On my last full day in Pha Teung I finished up by going for yet another long swim in the river with the kids. When I came out they walked with me back up to the village to rinse the mud off our feet. For some reason, that one girl curiously watched and stuck around. I asked the names of all the younger kids around her, and finally when I got to her, with creased corners of expressive delight she shouted “Thanh”. Yes. Finally. We talked a bit more in my broken Lao, and before leaving I reached into my bag to grab my favorite writing pen, and gave it to her. Her face was a blank slate as I handed it to her, simply staring into my eyes and accepting the gift devoid of emotion. As I walked out of the village though, I looked back to see a large crowd of kids surrounding her and examining the writing utensil. Moments later she skipped away, singing while admiring the pen she now held high in the air… It’s hard to put into any words, but that simple image validated and encompassed everything that I’d ever hoped Pencils of Promise would become… It felt like a circle had been completed, and that all of the time spent in the village was well worth every second.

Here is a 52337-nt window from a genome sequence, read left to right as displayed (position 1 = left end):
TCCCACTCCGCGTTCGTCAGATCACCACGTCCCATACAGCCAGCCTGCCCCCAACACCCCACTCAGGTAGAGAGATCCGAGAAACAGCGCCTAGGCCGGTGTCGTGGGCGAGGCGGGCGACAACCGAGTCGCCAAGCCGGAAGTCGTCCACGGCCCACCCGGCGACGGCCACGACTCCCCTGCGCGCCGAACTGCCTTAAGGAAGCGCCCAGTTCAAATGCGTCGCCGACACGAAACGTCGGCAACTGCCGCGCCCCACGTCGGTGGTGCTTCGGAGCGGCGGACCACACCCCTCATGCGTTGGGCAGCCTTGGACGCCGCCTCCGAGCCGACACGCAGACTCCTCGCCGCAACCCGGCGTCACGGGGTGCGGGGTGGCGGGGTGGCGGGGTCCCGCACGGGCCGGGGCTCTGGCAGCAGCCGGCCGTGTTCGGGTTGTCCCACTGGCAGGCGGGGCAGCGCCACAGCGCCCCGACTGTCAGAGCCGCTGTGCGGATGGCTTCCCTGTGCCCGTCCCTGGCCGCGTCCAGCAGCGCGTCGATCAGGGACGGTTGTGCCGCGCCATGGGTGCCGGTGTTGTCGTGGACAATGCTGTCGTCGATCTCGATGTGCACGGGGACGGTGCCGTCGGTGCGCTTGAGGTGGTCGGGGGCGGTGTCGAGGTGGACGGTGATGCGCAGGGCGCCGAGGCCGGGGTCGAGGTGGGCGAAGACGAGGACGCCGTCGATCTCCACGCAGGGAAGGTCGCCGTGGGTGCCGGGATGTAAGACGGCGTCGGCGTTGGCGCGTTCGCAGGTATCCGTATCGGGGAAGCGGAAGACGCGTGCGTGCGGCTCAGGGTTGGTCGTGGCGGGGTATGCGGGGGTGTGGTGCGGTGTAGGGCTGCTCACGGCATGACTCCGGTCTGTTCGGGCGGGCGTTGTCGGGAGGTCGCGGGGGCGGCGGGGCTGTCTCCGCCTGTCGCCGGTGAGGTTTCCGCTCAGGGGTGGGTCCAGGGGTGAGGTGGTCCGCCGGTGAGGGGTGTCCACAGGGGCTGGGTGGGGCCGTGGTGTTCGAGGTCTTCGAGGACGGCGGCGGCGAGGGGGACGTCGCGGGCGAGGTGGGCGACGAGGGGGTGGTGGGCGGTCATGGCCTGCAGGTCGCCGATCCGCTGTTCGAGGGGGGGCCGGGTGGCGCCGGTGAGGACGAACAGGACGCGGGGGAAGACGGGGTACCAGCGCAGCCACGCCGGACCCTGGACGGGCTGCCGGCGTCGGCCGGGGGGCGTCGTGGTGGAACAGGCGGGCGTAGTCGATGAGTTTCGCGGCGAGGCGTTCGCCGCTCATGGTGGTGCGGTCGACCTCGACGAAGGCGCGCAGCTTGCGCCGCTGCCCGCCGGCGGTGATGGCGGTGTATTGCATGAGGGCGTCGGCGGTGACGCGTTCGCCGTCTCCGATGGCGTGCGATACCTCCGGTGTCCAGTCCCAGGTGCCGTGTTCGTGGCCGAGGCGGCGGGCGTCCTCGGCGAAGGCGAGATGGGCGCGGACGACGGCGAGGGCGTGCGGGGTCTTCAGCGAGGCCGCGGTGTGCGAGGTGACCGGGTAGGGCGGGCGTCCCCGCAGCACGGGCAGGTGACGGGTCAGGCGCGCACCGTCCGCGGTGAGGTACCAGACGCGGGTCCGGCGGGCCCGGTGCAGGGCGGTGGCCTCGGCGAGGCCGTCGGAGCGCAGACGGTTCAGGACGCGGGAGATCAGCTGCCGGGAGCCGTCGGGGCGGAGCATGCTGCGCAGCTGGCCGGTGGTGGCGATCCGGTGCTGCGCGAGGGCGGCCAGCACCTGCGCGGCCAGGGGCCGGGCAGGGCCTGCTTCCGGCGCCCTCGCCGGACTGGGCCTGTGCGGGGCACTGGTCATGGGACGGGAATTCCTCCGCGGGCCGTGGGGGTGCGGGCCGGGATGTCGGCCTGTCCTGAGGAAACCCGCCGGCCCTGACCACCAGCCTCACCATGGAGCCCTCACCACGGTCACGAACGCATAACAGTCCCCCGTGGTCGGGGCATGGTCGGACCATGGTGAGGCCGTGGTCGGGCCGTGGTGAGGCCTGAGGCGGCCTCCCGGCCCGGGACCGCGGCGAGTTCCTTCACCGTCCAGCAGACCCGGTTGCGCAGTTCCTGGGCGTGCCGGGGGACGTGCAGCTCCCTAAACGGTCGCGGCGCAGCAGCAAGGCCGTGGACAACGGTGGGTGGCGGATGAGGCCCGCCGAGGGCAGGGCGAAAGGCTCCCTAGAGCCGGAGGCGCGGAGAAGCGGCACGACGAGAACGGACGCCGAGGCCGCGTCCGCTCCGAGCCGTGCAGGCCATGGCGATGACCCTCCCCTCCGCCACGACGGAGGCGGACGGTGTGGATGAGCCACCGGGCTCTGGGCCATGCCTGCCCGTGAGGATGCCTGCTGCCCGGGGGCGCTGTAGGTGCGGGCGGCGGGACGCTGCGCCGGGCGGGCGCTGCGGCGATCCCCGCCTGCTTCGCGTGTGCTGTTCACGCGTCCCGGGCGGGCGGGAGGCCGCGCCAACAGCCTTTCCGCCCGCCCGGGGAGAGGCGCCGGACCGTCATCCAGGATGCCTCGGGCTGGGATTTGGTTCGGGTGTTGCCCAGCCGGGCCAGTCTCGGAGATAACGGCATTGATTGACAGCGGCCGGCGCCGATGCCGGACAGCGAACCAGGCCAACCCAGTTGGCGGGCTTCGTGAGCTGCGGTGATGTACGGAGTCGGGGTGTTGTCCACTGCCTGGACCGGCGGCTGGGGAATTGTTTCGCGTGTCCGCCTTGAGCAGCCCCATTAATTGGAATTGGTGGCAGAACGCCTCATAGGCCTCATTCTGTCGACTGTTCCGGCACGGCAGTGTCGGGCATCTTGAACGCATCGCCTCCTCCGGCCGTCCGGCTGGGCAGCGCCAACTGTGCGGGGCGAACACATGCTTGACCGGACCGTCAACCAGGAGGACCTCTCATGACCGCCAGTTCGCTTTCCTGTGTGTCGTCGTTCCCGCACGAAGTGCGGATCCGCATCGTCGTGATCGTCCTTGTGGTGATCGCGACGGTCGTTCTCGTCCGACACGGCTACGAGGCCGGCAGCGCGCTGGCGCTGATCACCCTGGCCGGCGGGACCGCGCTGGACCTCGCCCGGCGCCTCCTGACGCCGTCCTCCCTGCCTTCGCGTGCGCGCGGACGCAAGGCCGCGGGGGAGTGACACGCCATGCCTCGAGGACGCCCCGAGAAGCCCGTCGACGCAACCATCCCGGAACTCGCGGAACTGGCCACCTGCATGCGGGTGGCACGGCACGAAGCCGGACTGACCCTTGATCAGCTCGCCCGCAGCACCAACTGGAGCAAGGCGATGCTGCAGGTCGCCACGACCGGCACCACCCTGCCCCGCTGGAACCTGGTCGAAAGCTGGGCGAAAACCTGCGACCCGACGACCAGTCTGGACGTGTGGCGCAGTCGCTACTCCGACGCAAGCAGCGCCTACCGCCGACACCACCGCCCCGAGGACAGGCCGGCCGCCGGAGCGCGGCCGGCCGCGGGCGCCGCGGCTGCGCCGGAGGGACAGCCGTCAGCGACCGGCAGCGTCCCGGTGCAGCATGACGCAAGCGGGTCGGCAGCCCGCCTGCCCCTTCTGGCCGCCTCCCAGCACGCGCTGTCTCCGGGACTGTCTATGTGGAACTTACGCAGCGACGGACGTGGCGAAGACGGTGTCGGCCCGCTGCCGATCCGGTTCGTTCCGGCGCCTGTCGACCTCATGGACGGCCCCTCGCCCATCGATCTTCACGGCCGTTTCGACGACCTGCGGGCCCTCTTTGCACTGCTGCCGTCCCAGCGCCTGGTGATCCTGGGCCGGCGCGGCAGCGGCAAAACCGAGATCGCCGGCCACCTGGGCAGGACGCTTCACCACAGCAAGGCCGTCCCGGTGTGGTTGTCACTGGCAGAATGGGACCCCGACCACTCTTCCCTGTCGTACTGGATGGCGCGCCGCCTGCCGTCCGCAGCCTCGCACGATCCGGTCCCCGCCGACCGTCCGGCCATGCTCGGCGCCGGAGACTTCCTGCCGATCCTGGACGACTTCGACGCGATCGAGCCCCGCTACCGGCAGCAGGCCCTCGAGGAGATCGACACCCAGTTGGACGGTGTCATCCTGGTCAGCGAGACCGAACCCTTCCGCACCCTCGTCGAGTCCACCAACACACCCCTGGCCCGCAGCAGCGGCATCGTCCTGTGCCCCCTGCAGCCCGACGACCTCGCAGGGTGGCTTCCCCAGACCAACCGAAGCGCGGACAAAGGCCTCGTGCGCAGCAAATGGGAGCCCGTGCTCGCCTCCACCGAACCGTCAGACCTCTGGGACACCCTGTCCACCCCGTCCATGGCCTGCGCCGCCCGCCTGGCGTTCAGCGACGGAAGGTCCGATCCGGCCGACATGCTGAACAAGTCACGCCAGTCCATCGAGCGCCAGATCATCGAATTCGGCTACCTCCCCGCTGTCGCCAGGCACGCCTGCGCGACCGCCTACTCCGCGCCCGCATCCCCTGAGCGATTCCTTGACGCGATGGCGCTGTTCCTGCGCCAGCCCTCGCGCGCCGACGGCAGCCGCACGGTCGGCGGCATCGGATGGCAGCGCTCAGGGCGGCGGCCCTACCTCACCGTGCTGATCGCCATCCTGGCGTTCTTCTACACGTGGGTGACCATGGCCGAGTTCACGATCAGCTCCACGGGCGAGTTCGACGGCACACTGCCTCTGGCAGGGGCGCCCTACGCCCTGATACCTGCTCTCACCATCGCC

Sadly my motorbike finally died that day, so I was forced to hitchhike to get back to Luang Prabang after the high of that final experience. In many ways it almost seemed fitting, as I drained that bike of everything it had to give... The next morning was occupied by a two-hour ride south with TC and three Education Ministry officials through lush mountainous plateaus to visit a small village called KiewTaloum II that’s in need of a preschool, and will possibly be the location of the second PoP school. The morning after that, the real backpacking began.
It started by meeting with a Lao engineer named Somlat who beamed a devilish smile and said, “Pleased to meet you, hope you guess my name”. He does all of the building for an organization called Community Learning International that wants to partner together, so the two of us hired a tuk-tuk and hit the road heading north…